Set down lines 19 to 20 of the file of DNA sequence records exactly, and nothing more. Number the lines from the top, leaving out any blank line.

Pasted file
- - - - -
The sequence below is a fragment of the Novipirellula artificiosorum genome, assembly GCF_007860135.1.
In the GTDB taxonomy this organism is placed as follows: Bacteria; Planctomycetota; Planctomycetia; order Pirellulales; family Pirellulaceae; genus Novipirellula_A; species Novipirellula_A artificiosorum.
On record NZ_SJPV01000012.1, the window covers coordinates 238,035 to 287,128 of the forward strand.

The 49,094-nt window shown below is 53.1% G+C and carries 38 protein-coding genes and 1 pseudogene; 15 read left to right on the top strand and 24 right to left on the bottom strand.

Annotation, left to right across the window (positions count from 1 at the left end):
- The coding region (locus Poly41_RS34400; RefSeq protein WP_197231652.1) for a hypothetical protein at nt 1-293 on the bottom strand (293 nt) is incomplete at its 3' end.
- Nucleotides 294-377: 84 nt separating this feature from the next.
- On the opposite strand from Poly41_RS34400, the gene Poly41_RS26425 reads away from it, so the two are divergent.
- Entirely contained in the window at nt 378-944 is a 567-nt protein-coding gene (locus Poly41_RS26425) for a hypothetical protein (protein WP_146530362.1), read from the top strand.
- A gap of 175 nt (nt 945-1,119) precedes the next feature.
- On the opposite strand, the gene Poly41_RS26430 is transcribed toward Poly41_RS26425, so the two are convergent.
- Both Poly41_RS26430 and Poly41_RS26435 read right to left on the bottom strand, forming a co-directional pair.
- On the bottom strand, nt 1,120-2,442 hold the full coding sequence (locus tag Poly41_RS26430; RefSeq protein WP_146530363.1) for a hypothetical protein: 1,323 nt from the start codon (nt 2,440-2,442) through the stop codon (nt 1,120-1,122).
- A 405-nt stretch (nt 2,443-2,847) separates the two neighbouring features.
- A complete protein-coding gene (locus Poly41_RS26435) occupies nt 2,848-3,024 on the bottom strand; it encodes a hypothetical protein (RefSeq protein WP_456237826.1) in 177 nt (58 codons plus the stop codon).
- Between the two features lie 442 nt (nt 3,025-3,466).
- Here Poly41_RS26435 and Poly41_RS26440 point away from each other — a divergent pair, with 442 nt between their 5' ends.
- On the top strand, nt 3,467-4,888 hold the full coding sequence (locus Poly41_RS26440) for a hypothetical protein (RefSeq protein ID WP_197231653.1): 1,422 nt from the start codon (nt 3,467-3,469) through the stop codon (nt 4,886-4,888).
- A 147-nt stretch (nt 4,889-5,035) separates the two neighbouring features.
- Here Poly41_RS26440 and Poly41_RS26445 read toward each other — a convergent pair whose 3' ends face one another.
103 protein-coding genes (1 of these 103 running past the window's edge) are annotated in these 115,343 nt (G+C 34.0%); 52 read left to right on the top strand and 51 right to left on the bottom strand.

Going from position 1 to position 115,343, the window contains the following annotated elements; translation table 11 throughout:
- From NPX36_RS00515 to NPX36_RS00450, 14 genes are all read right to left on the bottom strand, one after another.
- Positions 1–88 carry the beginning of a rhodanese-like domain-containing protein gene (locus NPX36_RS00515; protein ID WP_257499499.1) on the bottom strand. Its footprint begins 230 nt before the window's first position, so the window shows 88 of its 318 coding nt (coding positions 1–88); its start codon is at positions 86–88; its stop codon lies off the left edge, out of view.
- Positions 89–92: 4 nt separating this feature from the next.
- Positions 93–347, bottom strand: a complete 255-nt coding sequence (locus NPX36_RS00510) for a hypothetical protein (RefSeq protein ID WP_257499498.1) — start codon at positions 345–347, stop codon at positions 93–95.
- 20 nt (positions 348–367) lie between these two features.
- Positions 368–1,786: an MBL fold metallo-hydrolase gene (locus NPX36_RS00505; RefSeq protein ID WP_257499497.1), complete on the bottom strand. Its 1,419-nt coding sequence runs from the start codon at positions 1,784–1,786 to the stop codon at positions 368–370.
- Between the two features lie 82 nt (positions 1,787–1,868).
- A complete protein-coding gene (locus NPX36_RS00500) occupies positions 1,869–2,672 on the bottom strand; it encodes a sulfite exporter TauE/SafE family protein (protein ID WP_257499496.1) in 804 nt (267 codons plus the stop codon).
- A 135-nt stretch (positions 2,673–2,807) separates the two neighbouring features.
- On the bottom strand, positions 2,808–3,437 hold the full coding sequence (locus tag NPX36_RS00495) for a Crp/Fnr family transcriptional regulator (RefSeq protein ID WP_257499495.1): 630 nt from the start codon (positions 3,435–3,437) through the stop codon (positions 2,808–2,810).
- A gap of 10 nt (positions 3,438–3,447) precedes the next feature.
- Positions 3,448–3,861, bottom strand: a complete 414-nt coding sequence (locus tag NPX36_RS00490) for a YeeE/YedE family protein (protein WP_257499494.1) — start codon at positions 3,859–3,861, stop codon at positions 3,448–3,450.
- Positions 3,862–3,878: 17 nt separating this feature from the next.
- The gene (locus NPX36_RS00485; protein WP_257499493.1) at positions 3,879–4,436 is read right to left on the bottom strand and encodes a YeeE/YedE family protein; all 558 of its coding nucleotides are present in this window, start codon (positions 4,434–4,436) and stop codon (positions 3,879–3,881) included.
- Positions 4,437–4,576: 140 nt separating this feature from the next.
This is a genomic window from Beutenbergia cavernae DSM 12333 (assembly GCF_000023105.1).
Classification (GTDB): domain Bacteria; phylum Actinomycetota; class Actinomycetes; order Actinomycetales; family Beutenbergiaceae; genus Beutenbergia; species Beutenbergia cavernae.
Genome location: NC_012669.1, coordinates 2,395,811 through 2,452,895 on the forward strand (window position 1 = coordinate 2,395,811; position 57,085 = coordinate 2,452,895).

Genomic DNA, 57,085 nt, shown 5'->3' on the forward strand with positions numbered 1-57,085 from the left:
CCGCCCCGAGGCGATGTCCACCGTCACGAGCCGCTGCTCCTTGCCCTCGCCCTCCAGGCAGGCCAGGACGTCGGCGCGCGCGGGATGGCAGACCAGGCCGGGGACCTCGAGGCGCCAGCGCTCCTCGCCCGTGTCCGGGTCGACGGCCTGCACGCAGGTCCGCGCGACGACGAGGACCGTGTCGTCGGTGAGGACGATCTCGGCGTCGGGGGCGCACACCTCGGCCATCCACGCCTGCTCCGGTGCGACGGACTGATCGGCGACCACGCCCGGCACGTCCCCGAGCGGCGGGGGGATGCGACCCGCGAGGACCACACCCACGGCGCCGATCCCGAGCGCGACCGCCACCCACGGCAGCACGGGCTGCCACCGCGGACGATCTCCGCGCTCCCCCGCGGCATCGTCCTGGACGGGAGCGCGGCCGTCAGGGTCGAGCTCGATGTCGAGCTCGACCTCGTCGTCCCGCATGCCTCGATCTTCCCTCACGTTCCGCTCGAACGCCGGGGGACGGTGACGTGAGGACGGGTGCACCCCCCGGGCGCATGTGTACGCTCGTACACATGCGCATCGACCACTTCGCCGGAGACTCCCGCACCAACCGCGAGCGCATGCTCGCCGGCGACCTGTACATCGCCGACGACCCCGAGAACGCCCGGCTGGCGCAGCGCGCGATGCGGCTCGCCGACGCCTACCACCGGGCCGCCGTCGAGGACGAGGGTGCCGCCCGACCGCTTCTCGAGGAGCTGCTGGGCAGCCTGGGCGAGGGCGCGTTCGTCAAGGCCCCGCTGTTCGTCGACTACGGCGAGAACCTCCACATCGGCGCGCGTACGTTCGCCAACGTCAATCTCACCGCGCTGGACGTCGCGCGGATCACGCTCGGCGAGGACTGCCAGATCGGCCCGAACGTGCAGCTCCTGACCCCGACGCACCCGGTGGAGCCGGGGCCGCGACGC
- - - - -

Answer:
- A 147-nt stretch (nt 4,889-5,035) separates the two neighbouring features.
- Here Poly41_RS26440 and Poly41_RS26445 read toward each other — a convergent pair whose 3' ends face one another.